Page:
Just like our fast pace lives, home decorations and interior designs come and go. New design trends launch every year, which is not surprising anymore. It only gives us more options to choose from. But a home makeover sometimes means breaking the bank. But for 2018, it might not be the case, as outdated styles are making a big comeback. 

Black and White

If this year’s highlight were all about accent colors, designers see a big comeback to the classic combination of black and white. It is one of the most prominent designs that may never go out of style. In a proper setting, these two are elegant, classic, and sophisticated. Don’t bother to tuck away those décor, you may find it trendy again for next year.

Harvest Gold and Avocado Green

Harvest Gold and Avocado Green once strolled the hallways of our homes back in the 70s. Combining avocado green and gold creates a nice accent in your home. The green has a soothing vibe while the gold gives an elegant accent. It will make a comeback next year, giving us nostalgic feelings of the good old days. If you still have the colors in your home, you don’t need to worry getting a makeover. You are just ahead of us.

Brass

Brass is a little tricky when it comes to interior design. Too much brass will make your home look old. But with just the right accent, your home will look magnificent and elegant. The lively yellow color of brass can make dark corners of your home interesting. Back in 2006, brass is everything, it’s a trending design in most homes. It may go out of style but always makes a comeback

Art Gallery/ Artisan Works

Pictures displayed in homes should never be dismantled. It’s the best way to personalize and show affection to one another. Just do not go overboard with it, and you will do fine. Try to fill the empty walls or hallways with pictures of your family members. Better yet, try to find a really good painting to hang on one side of your home. It’s always a conversation starter, trust us. There are works of artisans that can give your home that ‘unique’ piece of art. If you are a boating enthusiast or simply love the beach, you can check Carved Lake Art for one of their masterpieces.

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Friday, October 13, 2017

Have a Tampa Bay Adventure! Exciting Places to Visit|Wood Art for Your Home


Tampa Bay is a town full of natural estuary and harbor located near the Gulf of Mexico and Florida. It consists of Hillsboro Bay, Mckay Bay, Middle Tampa Bay, Lower Tampa Bay and Old Tampa Bay. As a center economic center of western Florida, Tampa Bay has historic old districts, and high-rise office buildings connecting the old town to the new. Must visit places in Tampa Bay include Ybor City, Hillsborough River, and the charming Columbian Restaurant. 


#1 Ybor City


Tampa Bay once houses the world largest cigar factory in the world, Ybor cigar factory. The city was after the cigar magnate Vicente Martinez Ybor. Ybor came into the city around the mid-1880s after his workers threaten to unionize at his Key West cigar plant. At the height of his business at least 4,000 people hand rolled more than 900,000 premium cigars in a month. Sadly, during the Great Depression and machinery brought the end of his legacy. Today, the place is listed under National Historic Landmark District. Ybor City now becomes a city center home to many galleries, restaurants, cafes, and shops.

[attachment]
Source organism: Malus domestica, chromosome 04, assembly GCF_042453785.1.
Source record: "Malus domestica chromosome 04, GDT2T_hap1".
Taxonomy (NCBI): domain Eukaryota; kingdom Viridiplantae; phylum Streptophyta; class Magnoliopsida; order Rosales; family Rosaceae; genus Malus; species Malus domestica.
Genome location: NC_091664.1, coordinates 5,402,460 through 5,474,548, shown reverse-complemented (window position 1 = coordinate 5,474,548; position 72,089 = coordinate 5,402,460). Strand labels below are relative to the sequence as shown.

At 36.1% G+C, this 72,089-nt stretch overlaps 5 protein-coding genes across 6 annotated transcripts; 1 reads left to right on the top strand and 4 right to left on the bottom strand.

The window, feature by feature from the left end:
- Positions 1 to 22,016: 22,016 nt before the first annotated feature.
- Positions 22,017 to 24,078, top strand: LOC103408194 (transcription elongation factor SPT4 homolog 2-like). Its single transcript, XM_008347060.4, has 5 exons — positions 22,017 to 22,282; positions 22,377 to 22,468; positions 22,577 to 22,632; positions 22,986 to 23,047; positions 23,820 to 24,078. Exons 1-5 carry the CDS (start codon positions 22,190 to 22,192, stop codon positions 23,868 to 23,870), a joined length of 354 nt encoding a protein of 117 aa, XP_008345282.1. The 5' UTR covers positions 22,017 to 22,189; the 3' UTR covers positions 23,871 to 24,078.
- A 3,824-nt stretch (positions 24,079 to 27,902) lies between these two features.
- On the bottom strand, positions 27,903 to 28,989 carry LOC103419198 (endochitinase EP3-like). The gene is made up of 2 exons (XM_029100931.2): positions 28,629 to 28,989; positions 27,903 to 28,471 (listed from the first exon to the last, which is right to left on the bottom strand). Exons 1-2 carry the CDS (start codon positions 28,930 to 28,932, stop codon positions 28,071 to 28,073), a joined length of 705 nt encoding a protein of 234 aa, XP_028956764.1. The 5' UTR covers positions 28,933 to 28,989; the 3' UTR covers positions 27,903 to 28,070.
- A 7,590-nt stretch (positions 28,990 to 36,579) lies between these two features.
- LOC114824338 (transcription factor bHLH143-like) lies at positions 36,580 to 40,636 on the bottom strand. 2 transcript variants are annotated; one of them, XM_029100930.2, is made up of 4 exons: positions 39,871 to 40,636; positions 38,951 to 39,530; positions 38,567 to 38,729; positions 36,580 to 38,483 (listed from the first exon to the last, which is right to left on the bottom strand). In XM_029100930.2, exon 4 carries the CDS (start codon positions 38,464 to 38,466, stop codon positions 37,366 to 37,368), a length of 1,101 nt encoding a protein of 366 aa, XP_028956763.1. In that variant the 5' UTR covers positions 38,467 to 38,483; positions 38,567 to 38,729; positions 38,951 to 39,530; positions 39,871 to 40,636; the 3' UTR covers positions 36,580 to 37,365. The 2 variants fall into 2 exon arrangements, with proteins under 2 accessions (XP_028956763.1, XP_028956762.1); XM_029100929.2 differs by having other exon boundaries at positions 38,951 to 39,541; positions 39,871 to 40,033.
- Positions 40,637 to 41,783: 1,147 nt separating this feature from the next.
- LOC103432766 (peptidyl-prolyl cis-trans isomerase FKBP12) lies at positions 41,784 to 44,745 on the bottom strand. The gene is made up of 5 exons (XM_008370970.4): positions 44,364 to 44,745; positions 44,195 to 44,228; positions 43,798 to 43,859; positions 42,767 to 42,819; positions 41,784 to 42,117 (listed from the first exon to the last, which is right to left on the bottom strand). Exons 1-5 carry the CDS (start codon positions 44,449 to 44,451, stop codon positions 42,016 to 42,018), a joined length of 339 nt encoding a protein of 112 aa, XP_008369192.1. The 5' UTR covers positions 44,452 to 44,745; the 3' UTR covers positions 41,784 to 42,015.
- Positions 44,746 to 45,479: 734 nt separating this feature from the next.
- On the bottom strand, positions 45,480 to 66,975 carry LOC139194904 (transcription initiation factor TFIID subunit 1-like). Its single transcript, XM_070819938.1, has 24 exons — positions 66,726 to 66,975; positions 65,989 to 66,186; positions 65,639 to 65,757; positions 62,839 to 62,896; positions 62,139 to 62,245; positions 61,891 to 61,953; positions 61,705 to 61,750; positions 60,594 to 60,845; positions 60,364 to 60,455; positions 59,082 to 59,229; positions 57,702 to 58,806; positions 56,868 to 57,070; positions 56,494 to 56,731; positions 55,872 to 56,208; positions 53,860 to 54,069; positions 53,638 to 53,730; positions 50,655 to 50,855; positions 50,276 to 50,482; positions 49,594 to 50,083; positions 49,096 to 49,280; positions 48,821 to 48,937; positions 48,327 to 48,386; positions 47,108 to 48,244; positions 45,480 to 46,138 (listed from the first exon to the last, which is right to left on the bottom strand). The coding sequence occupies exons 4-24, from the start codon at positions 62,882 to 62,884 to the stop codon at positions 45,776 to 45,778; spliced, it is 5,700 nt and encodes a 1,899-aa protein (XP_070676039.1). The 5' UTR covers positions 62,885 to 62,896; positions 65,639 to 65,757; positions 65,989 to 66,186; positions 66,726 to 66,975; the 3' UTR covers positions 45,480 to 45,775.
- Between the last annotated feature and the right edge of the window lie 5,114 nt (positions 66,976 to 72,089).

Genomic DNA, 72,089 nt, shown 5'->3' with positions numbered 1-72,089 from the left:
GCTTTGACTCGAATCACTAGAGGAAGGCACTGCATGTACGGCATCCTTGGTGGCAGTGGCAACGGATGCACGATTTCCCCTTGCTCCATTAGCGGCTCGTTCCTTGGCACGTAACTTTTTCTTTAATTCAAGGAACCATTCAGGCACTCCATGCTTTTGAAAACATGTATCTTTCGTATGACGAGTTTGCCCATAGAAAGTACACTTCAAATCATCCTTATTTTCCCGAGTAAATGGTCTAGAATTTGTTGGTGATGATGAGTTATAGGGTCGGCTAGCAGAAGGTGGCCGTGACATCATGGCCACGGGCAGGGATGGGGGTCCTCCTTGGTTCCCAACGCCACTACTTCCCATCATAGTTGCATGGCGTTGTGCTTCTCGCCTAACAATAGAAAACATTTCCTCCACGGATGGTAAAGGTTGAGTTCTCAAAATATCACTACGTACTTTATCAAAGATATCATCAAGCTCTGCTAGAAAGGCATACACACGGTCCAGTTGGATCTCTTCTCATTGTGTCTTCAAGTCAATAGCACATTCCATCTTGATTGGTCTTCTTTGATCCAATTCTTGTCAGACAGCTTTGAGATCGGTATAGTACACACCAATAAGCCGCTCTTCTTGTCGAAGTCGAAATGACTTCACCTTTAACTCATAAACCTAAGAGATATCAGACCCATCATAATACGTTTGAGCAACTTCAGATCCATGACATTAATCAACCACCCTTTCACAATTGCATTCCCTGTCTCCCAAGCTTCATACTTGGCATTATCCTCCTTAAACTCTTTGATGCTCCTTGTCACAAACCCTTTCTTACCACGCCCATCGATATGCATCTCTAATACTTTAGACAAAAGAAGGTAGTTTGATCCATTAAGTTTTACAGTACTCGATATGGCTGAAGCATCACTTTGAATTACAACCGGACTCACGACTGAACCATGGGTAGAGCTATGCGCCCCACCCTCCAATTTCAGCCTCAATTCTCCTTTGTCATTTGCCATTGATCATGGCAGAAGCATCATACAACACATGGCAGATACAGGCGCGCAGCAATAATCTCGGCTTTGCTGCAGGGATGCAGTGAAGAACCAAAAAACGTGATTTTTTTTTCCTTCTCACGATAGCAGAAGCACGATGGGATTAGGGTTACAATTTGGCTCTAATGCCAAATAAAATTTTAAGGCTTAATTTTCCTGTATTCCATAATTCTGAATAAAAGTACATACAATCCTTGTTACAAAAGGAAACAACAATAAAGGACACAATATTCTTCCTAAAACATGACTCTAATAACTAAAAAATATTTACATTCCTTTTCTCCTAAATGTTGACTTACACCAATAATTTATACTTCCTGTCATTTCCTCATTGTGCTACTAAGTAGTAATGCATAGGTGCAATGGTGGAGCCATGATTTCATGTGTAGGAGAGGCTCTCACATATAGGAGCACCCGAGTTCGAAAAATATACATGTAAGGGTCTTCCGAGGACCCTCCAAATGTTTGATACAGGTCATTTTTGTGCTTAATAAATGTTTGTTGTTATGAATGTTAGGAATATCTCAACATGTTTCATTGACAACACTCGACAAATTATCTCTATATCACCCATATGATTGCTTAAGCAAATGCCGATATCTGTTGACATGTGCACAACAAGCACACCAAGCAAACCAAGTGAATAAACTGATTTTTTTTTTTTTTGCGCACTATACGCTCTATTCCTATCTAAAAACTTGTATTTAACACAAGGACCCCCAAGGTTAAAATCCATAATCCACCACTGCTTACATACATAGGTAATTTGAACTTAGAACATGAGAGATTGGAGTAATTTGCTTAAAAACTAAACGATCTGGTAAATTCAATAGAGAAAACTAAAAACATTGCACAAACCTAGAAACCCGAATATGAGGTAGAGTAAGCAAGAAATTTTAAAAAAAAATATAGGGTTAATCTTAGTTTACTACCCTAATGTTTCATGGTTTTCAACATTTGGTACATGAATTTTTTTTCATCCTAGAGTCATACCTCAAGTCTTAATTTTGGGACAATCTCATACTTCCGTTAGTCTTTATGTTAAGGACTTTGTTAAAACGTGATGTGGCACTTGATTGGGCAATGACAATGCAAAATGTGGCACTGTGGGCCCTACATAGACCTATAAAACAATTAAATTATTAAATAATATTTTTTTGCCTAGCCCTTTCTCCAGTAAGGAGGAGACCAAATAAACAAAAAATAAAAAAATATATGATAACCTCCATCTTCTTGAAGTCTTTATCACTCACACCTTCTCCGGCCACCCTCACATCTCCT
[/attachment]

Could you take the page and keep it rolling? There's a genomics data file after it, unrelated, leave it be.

#2 Columbia Restaurant

Within the unique town of Ybor City lies Columbia Restaurants, the country’s largest Spanish restaurant. a Cuban immigrant named Casimiro Hernandez, Sr. started the restaurant in 1905. From a small café corner, it now grew into a world-class Spanish restaurant that can seat 1,600 people. At night people often come to Columbia Restaurant to watch the flamenco dance show. In some nights they feature Jazz music to serenade their customers along with their architectural charm. 

# 3 Tampa Theatre


Constructed in 1926, Tampa Theatre has a façade built on multi cultural designs like Greek, Byzantine, and Italian Renaissance. On a regular basis, it plays classic films and selected foreign movies along with concerts and programs. Watching a classic movie in this theater will complete the experience of old movie houses. 


# 4 Sunshine Skyway


As not a destination itself, Sunshine Skyway is one man-made marvel worth to laid eyes with. Dubbed as “highway on stilts”, the 12-mile bridge contains several lanes to accommodate vehicles to enter Tampa Bay. The middle section is an engineering feat that features two suspended gigantic pylons. This allows on-going vessels to pass easily beneath. Engineers changed the design when a cargo ship rammed into the bridge which crumpled it. 


# 5 Henry B Plant Museum


Henry B Plant Museum is a Victorian palace that has a unique Moorish design feature. The museum showcases the history of the hotel which was once owned by railroad magnate Henry Plant. Founded in 1933, it features the Plant’s contribution to the economic development of Tampa. Each room display very delicately designed period furnishings, getting a glimpse of the luxurious lifestyle of Henry B. Plant. Walk in its grounds and explore luscious greeneries which a gardener kept well maintained. The rest of the museum is now part of Tampa University.